Dec 15, 2008

Gingerbread Houses

If you want a creative and impressive centerpiece during the holidays, nothing is better than a homemade gingerbread house, and they are not as difficult to make as you might think. It's also a great way to get your children involved. Just be sure to buy extra candy, because for every piece that goes on the house, invariably one goes in their mouth as well.

The first thing to decide is what type of house you want to build. You can always use the traditional square house, but don't limit yourself. Pretty much any type of house could be built out of gingerbread. I've seen farmhouses, victorian, and even an igloo. You could even build something other than a house. One year, we built a gingerbread train. It was darling and a fun change of pace.

I found some ready-made templates you could use, or design your own. These are from Bob Vila, the home improvement guru: A-Frame, Colonial, Saltbox, and Side Gable houses. Or here is a simple, traditional square house from

Next, prepare a base for your house. The size of the final structure will determine how sturdy the base needs to be. Keep in mind that you may want to move the house from place to place and pick accordingly. You can use plywood, a cookie sheet, or a sturdy piece of cardboard. Layer several sheets of tinfoil over the base.

There are many recipes for gingerbread available on the internet. I've included one here, but feel free to try a different one:


1 cup butter, softened
1 cup brown sugar
1-1/3 cups molasses
4 eggs
8 cups all-purpose flour, divided
1 teaspoon baking soda
1 teaspoon salt
1 teaspoon ground allspice
1 teaspoon ground cloves
1 teaspoon ground cinnamon
1 teaspoon ground ginger
2 pounds confectioners' sugar
1 teaspoon cream of tartar
6 egg whites


1. Preheat oven to 350 degrees F (175 degrees C).
2. In a large bowl, cream together the butter and brown sugar until smooth. Stir in the molasses and eggs. Combine 1 1/2 cups of the flour, baking soda, salt, allspice, cloves, cinnamon, and ginger; beat into the molasses mixture. Gradually stir in the remaining flour by hand to form a stiff dough. Divide dough into 2 pieces.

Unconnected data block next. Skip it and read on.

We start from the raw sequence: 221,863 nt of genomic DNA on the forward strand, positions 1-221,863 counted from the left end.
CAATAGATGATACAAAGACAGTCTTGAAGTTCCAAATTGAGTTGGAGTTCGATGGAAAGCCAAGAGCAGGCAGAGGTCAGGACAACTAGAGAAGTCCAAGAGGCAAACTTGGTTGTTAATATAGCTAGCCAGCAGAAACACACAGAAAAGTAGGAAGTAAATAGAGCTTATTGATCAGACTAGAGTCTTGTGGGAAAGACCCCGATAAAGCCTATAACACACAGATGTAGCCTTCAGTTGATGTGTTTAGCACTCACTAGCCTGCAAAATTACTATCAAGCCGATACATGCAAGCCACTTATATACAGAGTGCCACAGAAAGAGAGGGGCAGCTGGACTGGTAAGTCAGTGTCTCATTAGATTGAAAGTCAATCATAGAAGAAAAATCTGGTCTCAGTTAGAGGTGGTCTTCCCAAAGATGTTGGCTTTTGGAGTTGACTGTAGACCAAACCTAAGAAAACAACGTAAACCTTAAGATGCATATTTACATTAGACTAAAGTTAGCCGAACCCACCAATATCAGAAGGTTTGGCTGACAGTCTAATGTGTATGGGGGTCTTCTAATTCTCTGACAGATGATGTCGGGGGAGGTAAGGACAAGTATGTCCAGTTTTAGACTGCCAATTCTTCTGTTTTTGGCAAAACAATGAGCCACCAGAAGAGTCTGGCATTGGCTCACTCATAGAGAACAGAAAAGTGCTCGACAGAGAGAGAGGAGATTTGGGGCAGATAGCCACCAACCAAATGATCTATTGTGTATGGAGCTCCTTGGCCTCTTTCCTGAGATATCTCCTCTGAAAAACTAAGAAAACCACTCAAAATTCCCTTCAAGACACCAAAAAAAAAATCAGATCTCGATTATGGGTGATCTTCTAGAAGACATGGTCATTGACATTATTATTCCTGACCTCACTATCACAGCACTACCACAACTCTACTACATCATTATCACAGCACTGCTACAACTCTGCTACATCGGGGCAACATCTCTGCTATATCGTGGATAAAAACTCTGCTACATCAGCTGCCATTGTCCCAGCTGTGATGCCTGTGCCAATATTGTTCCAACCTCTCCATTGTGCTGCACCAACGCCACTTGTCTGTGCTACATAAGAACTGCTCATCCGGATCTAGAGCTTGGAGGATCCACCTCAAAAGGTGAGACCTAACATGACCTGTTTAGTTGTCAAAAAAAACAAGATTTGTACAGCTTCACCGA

3. On a lightly floured surface, roll out dough to 1/8 inch thickness. Cut into desired shapes. Place pieces 1 inch apart onto parchment-lined cookie sheets. Refrigerate for 15 minutes. Bake for 8 to 10 minutes in the preheated oven. Cool on baking sheet for 5 minutes before removing to a wire rack to cool completely.

In a medium bowl, sift together confectioners' sugar and cream of tartar. Blend in egg whites. Using an electric mixer on high speed, beat for about 5 minutes, or until mixture is thick and stiff. Keep covered with a moist cloth and plastic wrap until ready to decorate.

While assembling, keep in mind the following tips:

- Roll dough to 1/8 to 1/4 inch thick. Cut out windows, doors, etc. before baking.
- Allow the gingerbread to cool thoroughly before assembling.
- Adjust the consistency of the icing by adding more egg whites if the icing is too dry or more powdered sugar if it is too wet. It should be thick and stiff.
- Use canned goods from the pantry to stabilize the walls during assembly; remove them before adding the roof.
- Apply icing-glue to the bottom of your pieces for more stability; adhere them to the foil/plywood base.
- Allow 30 minutes for the front, side walls and back of house to dry and firmly set before adding the roof.
- Allow house to dry completely before decorating: a minimum of 4 hours, preferably overnight.
- Apply candy decorations by putting a small dab of icing to the underside of the candy and hold it in place until set.
- If you do not have time to do the baking, you can use cardboard or graham crackers and still show off your decorating skills.

Don't worry if you make a mistake. You can cover gaps and even cracks in the gingerbread with icing and candy. There are tons of fun ideas for decorating. You can use coconut for snow, upside down ice cream cones for trees, pretzel squares for shutters, tootsie rolls for logs, zebra stripes gum for shingles, marshmallows for snowmen, you get the idea. Check out the candy aisle at the grocery store and you'll come up with all sorts of ideas. Don't forget the bulk food bins, so you can buy just a few pieces of many different candies for more variety.

Most of all, have fun! Building a gingerbread house can be a family tradition your children will look forward to and always remember.

Return to the Neighborhood!

Now for a self-indulgent side note:

My daughter went on a blind date on Friday. It was fun watching her get ready and wonder about if her date would be cute and what he was like. When she came home, she said he was kind of shy, but she had fun. They built gingerbread houses and drove around to see Christmas lights. I thought that was a pretty creative date idea for boys to come up with. Here's the house she and her date made. Isn't it cute?


Candace E. Salima said...

Those look so COOL! I really want to give it a shot this year but I don't think I'm going to be able to. So I'll try to do mine in January . . . who cares if its late. They look amazing, Kim. Thanks for writing about this today.

Nichole Giles said...

We did our gingerbread houses last week. It was a way fun project, even though my daughters were having trouble with the walls falling down. Now I have four little houses set as fun table decorations in my dining room.

Thanks for the recipe, though. I may have to try it for next year.


PS Congratulations on passing a milestone in your daughter's life. You survived her first date! Woo hoo!

voiceofangel said...

I made one last weekend. They are so fun!

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